Haunted by Silhouettes, "The Last Day on Earth" Album Review

Updated on November 27, 2019
FatFreddysCat profile image

I've been an obsessed hard rock/heavy metal fan and collector since the early 1980s. If it's got a good guitar riff and attitude, I'm in.

"The Last Day On Earth" album cover
"The Last Day On Earth" album cover | Source

Haunted by Silhouettes—"The Last Day on Earth"

Label: Rob Mules Records, 2018

Country: Norway

Genre: Melodic/Progressive Death Metal

Tracks: 13

Run Time: 43:38

About a year ago, I reviewed Aphelion, by Norwegian melodic death metallers Hunting the Hidden, for this site. When I was first contacted by that band's vocalist/guitarist, Per Kristian Grimsland, I made sure to tell him up front, "Sure, I'll check it out, but I have to be honest, I'm really not a death metal guy." He seemed OK with that, and I tried my best to do a fair and balanced write-up of the disc in spite of my lack of knowledge about the genre. When I look back on that review a year later, I realize that I totally sounded like someone's Dad, essentially saying, "Yeah, these guys can play, but OY, those growly death metal vocals sure do hurt my ears! I guess they're OK, though, if you like this sort of thing. (shrugs)"

Per must have appreciated my honesty, at least, since he's now sent me the newest album from his other project, Haunted by Silhouettes. The Last Day on Earth is the second full length from this melodic death metal combo, whose history dates back to 2013 and boasts a discography that includes two prior EPs and two singles. I'm not sure if Haunted by Silhouettes shares any other members with Hunting the Hidden aside from Grimsland, but Per is strictly the guitarist in this band, as the vocals are handled by one Mathias Jamtli Rye.


The Songs

Haunted by Silhouettes wastes no time in hitting the "detonate" button on The Last Day on Earth. The album kicks off with the absolutely pulverizing title track, which steam rolled through my speakers and scared the living hell out of my dog, who was sitting next to my desk, haha!

H.B.S.'s sound is characterized by walls of gnarly barbed wire guitar riffing (props to Grimsland and his six-string partner in crime, Stian Hoel Fosson), seasoned with occasional flourishes of tinkly keyboard and piano sounds and four-on-the-floor powerhouse drumming by Havard Bustad. Musically these guys obviously have their you-know-what together, but as I expected, the abrasive death-roar vocals were the main sticking point for me. I have to give Rye credit where it's due, his throat-shredding acrobatics are impressively brutal, but I can only take this sort of thing in small doses.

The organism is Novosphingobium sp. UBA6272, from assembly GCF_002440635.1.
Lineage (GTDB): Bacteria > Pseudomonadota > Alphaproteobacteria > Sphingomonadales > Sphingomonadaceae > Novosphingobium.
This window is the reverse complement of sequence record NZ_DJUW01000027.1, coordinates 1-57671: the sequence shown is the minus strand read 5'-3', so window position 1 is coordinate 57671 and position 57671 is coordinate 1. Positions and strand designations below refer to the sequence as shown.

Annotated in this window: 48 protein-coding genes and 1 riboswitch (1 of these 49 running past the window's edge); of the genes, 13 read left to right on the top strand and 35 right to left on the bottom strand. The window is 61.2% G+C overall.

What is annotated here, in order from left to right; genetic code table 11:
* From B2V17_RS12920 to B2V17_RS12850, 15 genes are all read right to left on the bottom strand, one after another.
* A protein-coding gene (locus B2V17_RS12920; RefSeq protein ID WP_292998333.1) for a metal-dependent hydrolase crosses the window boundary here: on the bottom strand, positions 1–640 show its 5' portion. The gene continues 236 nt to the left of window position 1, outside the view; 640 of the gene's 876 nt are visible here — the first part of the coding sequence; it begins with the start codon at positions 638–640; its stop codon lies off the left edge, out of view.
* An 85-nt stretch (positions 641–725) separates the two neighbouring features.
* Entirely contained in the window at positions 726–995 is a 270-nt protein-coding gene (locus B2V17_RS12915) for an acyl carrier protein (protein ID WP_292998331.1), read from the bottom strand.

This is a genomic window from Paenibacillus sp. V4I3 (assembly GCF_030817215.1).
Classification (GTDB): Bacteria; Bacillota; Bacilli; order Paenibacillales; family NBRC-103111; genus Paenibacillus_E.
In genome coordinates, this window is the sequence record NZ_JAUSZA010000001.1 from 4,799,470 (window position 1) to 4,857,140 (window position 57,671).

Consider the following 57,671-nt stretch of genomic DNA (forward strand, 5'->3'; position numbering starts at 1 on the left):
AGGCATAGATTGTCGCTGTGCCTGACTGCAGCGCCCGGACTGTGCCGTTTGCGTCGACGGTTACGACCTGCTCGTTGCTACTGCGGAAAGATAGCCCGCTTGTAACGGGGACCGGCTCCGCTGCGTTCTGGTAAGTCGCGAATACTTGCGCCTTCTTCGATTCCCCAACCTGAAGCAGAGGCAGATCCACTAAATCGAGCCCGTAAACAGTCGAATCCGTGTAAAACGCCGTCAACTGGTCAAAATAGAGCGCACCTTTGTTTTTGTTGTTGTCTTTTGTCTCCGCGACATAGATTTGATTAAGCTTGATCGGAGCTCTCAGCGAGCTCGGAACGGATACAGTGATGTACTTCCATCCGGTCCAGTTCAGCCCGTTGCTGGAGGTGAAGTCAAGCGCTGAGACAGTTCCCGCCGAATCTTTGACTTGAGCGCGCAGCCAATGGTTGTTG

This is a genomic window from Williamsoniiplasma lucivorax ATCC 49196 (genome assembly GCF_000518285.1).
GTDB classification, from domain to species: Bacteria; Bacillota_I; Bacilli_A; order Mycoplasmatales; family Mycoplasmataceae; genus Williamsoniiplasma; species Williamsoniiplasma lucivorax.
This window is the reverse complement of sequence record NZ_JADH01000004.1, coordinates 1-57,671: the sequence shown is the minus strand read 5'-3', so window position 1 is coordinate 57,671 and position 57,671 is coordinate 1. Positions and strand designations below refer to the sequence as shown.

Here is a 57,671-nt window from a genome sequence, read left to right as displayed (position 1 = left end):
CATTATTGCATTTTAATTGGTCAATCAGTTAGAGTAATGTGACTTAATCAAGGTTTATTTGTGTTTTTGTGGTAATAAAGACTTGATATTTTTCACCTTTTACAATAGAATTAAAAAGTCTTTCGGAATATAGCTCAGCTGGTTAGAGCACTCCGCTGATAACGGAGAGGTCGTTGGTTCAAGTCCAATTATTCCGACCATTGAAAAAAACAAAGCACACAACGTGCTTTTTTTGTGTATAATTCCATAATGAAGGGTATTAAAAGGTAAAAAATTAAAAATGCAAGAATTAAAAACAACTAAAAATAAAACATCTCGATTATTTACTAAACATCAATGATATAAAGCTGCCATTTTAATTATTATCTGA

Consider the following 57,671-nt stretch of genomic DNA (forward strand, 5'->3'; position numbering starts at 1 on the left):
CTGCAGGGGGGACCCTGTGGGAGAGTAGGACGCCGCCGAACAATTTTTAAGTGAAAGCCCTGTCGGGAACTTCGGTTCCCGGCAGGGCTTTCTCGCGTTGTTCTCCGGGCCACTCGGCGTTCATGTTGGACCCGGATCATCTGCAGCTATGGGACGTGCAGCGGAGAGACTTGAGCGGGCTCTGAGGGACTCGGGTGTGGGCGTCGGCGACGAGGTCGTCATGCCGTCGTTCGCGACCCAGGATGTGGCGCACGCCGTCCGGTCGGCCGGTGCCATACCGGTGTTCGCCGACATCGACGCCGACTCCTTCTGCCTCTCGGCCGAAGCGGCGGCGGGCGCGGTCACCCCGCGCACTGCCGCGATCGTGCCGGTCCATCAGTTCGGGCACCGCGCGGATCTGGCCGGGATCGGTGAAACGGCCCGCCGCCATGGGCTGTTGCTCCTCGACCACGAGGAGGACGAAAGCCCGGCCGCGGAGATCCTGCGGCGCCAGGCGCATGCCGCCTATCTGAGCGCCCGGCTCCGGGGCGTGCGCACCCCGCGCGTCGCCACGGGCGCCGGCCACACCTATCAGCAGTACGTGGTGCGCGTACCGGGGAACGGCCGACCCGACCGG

I listened back to some of Hunting the Hidden's Aphelion before I dove into The Last Day on Earth to see what comparisons could be made between the two projects. If anything, I'd say Haunted by Silhouettes have a slightly "dirtier" and more "metal" sound (think Slayer/Opeth/Emperor) with less "core," but again, I'm no expert on the extreme metal scene, so I'm probably just displaying my ignorance when I make such statements.

It's worth noting that for an independently released recording, this album's production is excellent—you can hear everything loud and crystal clear, with ample separation between the instrumentation and the vocals. When these guys launch their full-bore, pedal to the medal attacks like "Jakta" (which is sung in the band's native Norwegian), "Post Mortem Portraits," or "Mountain of Skulls" (which has got to be the coolest song title I've heard in quite some time!) you'd best hang on for dear life, because when these guys are "on" they'll blow anything that isn't nailed down halfway across the room. I can only imagine how punishing this band must be in a live concert situation!


Summing It Up

I guess I've made it pretty obvious by now that I will probably never be a melo-death aficionado.. That said, I'd like to think I've heard enough to be able to tell good stuff from junk, and Haunted by Silhouettes is definitely not junk. They're talented players, they're heavy as stink, and fans of melodic mayhem in the vein of In Flames, Dark Tranquility, At the Gates and Soilwork should go absolutely nuts for'em. Thanks for broadening my metallic horizons just a little bit, fellas, and I wish you luck in your future campaigns of brutality.

Interested parties can learn more about this band at their official Facebook page and their tunes can be heard via their official YouTube channel and on Spotify, Tell 'em that the clueless poser from the HubPages Network sent you.



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    • FatFreddysCat profile imageAUTHOR

      Keith Abt 

      8 months ago from The Garden State

      I have been a metal fan all my life but have never been able to embrace the "death growl" vocal style. I prefer vocalists who can sing, or at least shout convincingly. :D

    • k@ri profile image

      Kari Poulsen 

      8 months ago from Ohio

      I knew a man who sang this way and was very into metal. He could hit high notes but preferred the deep guttural tones. I never grew to love this type of music, but I did like some songs. He would have loved this band.


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